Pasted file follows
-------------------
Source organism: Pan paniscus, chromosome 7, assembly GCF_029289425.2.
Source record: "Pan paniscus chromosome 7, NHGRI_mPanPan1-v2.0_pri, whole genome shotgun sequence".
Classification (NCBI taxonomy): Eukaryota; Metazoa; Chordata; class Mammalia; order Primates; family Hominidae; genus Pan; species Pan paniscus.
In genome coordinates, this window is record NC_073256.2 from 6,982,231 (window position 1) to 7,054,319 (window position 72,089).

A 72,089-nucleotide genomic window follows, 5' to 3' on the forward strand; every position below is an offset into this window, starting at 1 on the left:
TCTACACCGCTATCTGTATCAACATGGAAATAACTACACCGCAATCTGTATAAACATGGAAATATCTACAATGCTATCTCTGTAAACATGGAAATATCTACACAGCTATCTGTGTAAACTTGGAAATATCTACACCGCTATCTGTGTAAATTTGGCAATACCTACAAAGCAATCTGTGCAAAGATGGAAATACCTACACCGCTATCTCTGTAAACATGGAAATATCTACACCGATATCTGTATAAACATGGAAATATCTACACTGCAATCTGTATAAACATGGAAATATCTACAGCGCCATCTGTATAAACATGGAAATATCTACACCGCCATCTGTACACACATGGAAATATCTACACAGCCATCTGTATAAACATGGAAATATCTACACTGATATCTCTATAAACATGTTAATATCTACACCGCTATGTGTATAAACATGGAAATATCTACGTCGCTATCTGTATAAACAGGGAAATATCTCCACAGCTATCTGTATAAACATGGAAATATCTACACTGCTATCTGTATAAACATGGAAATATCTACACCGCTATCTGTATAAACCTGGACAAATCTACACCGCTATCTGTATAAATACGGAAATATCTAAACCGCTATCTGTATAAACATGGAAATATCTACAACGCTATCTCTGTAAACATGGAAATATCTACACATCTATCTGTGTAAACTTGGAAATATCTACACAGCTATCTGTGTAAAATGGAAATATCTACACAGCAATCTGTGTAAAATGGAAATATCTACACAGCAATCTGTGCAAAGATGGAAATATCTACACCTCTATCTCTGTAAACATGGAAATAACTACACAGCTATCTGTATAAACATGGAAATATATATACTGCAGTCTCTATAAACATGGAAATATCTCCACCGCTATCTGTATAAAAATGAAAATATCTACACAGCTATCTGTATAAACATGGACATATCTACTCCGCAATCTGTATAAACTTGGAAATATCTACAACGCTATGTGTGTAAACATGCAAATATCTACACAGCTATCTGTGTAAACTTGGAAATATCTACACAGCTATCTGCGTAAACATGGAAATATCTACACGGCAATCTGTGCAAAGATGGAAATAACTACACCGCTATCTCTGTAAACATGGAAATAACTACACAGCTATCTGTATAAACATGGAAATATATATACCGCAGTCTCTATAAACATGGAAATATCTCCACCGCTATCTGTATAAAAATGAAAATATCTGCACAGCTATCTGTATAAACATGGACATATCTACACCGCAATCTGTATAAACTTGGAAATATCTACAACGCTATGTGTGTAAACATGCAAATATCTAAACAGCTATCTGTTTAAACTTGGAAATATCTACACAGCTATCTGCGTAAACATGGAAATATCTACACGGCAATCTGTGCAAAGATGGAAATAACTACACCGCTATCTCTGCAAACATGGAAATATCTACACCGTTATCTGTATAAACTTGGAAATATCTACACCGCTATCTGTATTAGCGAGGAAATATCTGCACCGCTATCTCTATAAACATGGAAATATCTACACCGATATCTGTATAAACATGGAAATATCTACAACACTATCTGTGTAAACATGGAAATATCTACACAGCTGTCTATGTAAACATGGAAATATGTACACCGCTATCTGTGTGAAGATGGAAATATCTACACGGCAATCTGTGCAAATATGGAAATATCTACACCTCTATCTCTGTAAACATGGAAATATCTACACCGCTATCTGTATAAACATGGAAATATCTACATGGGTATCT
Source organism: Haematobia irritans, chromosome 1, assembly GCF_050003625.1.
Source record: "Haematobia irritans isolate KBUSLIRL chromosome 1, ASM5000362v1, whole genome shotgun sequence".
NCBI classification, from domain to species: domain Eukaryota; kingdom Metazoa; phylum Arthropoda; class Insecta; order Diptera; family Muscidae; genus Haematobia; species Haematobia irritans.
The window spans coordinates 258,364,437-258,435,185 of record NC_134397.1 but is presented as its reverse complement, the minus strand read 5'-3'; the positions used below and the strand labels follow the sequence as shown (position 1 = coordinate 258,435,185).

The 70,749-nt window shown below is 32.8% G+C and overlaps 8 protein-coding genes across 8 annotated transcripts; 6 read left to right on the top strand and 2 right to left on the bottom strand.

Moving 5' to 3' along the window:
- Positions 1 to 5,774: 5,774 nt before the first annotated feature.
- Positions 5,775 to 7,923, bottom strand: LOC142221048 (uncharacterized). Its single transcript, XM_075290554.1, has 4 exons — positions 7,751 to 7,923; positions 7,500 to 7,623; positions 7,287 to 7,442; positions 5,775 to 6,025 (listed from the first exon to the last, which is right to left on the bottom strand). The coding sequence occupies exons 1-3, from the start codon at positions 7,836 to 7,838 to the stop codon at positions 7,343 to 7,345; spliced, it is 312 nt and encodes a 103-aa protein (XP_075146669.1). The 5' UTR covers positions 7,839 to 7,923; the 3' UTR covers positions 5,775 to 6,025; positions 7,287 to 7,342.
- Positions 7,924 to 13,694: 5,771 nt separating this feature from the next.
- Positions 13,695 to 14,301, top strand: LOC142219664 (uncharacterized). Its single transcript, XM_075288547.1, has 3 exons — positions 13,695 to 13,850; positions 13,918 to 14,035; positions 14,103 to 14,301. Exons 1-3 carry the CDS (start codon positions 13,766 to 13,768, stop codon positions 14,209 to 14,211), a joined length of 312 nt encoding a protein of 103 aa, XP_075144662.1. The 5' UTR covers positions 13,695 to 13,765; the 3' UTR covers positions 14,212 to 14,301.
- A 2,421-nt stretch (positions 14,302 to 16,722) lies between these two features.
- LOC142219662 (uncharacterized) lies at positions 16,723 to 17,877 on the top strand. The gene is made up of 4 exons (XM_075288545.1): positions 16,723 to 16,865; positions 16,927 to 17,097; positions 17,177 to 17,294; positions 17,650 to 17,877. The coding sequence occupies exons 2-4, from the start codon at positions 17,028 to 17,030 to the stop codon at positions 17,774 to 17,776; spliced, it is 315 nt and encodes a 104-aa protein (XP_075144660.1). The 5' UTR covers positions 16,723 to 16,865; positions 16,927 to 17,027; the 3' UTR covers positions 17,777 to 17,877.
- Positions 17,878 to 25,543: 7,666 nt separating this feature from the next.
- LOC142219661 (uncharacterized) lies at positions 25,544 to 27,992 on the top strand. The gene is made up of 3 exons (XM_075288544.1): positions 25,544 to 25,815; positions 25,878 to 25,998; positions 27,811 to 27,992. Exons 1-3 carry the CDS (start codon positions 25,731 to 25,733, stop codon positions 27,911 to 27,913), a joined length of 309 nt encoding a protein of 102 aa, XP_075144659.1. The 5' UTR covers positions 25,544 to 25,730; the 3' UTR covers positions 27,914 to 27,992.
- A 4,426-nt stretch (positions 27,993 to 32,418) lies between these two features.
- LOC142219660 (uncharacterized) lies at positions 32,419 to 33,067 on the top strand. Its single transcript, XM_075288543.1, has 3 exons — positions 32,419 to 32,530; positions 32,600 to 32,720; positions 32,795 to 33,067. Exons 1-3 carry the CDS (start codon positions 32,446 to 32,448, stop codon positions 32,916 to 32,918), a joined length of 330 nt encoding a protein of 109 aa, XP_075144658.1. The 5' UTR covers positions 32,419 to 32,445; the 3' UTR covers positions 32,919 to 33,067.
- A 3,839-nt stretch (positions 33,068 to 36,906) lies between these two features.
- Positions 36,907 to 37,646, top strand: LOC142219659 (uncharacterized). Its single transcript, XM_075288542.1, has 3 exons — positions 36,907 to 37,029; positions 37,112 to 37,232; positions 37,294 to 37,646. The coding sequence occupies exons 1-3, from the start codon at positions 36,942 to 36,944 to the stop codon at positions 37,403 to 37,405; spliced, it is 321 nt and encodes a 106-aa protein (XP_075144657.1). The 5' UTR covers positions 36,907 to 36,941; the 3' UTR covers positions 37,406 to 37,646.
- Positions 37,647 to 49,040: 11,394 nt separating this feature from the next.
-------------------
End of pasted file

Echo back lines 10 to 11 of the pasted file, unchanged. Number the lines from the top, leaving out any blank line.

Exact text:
The window spans coordinates 258,364,437-258,435,185 of record NC_134397.1 but is presented as its reverse complement, the minus strand read 5'-3'; the positions used below and the strand labels follow the sequence as shown (position 1 = coordinate 258,435,185).

The 70,749-nt window shown below is 32.8% G+C and overlaps 8 protein-coding genes across 8 annotated transcripts; 6 read left to right on the top strand and 2 right to left on the bottom strand.